Home openers not so sweet home for MSU

Published 6:00 pm Tuesday, April 12, 2005

If McNeese State looked like a FCS Top 25 team on Saturday night, then I look like George Clooney, write like Frank Deford, drive the ball off the tee like Dustin Johnson and eat vegetables like my mother told me.

Needless to say, the Cowboys didn’t jump up on my ballot in this week’s poll after their less-than-glorious 31-17 win against Division II newbie Sioux Falls.

The good news — and there actually is some — is that this season is still young enough for all those things to change. Well, at least the one pertaining to McNeese being a Top 25 team.

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For whatever reason, getting off to an uncomfortable start in the home opener has become a McNeese tradition, with 2009’s 27-24 win against Henderson State and last year’s 30-27 win against Lamar proving to be even more harrowing than the Sioux Falls experience.

This one never felt as easy as it could have thanks to some crucial mistakes by the offense.

The Cowboys might have been able to put a stamp on this one early, but a red zone fumble on the exchange between Riley Dodge and Javaris Murray gave Sioux Falls the ball at the 10. The problem of getting close to the goal line but not punching the ball over was a recurring theme for McNeese last season, with the final possession at Central Arkansas — four cracks from inside the 5 — serving as the most frustrating example.

The next two McNeese turnovers brought the Cougars back into the game. Cody Stroud can’t be blamed for the fumble that was recovered by Sioux Falls at the McNeese 21 — if he’s Tom Brady and this is a playoff game, that thing is called an incomplete pass.

However, his throw that resulted in a Sioux Falls pick-six two plays later was a lot harder to excuse. It didn’t end up being a crippling mistake, but against a stronger squad it is exactly the kind of play that could have turned the tide of the game for good.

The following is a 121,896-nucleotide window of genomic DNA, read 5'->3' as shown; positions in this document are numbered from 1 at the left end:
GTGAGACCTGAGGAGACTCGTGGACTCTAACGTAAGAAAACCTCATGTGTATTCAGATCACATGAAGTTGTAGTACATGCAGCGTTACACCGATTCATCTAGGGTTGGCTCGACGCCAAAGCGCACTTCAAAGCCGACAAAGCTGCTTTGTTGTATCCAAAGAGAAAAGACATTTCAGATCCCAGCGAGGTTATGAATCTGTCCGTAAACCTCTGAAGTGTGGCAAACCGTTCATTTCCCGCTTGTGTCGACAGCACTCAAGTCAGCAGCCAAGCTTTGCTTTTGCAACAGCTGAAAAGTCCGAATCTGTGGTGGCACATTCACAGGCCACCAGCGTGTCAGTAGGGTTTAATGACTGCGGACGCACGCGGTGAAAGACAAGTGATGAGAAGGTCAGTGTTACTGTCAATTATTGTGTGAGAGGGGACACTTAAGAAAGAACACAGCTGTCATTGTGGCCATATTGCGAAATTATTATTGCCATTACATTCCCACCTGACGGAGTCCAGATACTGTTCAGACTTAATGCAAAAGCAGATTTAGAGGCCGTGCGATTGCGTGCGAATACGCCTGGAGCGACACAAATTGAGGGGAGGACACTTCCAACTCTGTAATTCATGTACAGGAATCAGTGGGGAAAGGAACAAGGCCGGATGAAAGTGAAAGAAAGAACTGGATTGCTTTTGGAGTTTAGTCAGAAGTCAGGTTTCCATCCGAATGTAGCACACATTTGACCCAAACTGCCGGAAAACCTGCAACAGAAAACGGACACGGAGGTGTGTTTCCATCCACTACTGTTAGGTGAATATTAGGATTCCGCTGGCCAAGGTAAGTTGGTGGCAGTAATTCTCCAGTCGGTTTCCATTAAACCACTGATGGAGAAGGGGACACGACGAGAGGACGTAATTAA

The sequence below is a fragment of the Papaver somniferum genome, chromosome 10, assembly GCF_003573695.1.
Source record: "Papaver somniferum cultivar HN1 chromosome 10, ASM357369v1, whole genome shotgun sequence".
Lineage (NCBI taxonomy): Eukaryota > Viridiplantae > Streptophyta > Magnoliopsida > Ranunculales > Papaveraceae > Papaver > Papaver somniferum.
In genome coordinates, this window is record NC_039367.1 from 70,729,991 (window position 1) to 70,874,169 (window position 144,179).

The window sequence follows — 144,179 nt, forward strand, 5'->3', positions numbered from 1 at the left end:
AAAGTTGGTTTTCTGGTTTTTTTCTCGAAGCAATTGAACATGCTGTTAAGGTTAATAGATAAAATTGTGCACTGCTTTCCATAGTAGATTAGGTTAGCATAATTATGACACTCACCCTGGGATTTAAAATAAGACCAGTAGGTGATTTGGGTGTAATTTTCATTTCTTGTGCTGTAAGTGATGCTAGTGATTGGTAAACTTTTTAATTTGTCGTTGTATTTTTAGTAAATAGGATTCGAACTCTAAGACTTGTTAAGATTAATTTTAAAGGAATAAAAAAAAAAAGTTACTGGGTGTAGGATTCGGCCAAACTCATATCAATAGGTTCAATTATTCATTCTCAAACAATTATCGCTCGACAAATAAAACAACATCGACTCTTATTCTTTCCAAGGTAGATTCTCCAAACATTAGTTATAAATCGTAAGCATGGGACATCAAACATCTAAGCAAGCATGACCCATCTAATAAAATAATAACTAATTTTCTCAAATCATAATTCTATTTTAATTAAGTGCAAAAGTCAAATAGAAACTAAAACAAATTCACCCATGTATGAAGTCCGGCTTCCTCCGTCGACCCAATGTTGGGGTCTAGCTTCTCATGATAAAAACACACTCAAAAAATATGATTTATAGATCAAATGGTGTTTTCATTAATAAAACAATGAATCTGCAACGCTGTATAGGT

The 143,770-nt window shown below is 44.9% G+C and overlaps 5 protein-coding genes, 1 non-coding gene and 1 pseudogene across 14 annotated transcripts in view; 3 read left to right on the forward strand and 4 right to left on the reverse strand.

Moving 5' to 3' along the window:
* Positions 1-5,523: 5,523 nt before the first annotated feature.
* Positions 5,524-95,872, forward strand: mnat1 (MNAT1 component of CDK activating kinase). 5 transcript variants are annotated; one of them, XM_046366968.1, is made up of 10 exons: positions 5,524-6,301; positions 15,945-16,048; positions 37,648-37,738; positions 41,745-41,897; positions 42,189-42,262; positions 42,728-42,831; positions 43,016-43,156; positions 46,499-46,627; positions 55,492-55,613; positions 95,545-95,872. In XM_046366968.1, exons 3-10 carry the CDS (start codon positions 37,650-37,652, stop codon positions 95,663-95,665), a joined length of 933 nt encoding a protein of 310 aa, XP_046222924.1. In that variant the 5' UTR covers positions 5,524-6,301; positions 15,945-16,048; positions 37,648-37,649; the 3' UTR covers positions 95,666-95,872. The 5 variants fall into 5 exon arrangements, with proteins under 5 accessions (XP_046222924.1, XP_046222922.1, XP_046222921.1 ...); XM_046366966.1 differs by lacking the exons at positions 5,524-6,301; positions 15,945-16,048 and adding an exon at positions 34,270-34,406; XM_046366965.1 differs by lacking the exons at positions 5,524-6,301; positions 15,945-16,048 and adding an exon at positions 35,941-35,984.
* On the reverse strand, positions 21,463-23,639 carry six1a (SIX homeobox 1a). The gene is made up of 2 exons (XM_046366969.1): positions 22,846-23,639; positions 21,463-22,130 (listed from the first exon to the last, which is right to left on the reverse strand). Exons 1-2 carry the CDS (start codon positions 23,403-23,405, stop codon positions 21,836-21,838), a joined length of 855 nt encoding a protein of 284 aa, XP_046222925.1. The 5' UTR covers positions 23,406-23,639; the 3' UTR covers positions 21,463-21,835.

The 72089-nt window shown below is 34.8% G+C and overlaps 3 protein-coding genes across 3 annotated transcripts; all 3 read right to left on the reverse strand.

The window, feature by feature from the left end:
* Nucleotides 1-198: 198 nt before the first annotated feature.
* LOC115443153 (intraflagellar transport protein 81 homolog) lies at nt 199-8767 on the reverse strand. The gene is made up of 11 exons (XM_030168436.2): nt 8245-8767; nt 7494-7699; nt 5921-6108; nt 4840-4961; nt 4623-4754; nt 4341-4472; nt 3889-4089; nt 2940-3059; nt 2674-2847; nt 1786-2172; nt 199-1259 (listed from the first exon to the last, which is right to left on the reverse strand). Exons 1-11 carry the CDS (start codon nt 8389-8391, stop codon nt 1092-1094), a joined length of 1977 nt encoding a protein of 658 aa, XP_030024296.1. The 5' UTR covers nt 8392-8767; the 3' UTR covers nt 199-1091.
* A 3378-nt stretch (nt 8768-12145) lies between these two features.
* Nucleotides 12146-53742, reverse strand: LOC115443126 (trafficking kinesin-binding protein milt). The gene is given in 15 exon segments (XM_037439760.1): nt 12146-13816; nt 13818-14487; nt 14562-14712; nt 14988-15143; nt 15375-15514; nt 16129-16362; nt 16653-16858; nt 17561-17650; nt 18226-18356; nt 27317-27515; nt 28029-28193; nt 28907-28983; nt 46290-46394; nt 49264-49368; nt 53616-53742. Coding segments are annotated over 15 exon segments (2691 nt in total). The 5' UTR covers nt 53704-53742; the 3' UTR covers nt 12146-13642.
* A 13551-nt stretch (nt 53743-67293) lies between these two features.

Still, McNeese was turnover-free at Kansas, so perhaps these turnovers aren’t something that will turn into habit.

What is becoming a scary habit is the lack of production from the running game.

The rushing attack was taken away from McNeese by a much bigger Kansas front line. Against little Sioux Falls, it still wasn’t particularly productive despite a concerted effort to make it work. The Cowboys averaged only 3 yards per carry on 44 attempts.

It’s true that Champlain Babin was out with an injury, and he’s an important part of the equation. But there is not really a drop-off in talent when you plug in Andre Anderson, Marcus Wiltz or Javaris Murray. Something isn’t right here.

Coach Matt Viator and offensive lineman Jonathan Landry both agreed that the Cowboys need to get more consistency from their ground game. And they think it will happen.

“We didn’t play as well as I would like on offense, but I still think we have a chance with this team,” Viator said.

“It was a little rough after that bye week,” Landry said. “Now that we’re getting back into rhythm of things, I think that the run game is just going to grow.”

There were some positives to be taken from Saturday.

For one, Sioux Falls coach Jed Stugart said his team finally played close to its full potential after coming out a little shell-shocked in its first two games at the Division II level. I suspect you’ll see the Cougars doing pretty well from here on out, and the closeness of this game might not end up feeling as underwhelming as it does now.

Another positive is that the Cowboys definitely have the most explosive wide receiving corps they’ve possessed since Quentin Lawrence and Steven Whitehead graduated. Darius Carey and Ernest Celestie are both explosive playmakers, and Wes Briscoe is just clutch.

Also, the much-trumpeted McNeese defense played like a unit worth trumpeting.

After playing on their heels against Kansas and early on against Sioux Falls, the Cowboys finally seemed to flip a switch when Janzen Jackson stripped tight end Spenser Sailors after a first-down catch in the first quarter. From that point forward the Cowboys were in attack mode. This led to a couple of big plays for Sioux Falls when defenders overpursued and left spaces open, but mistakes like those can be corrected whereas a lack of speed or ill intention towards ballcarriers cannot be.

Is McNeese a playoff-caliber team?

Most likely. The proof just isn’t quite in the pudding yet. And with conference rival Southeastern Louisiana coming to town on Saturday, the time to get the recipe together is now.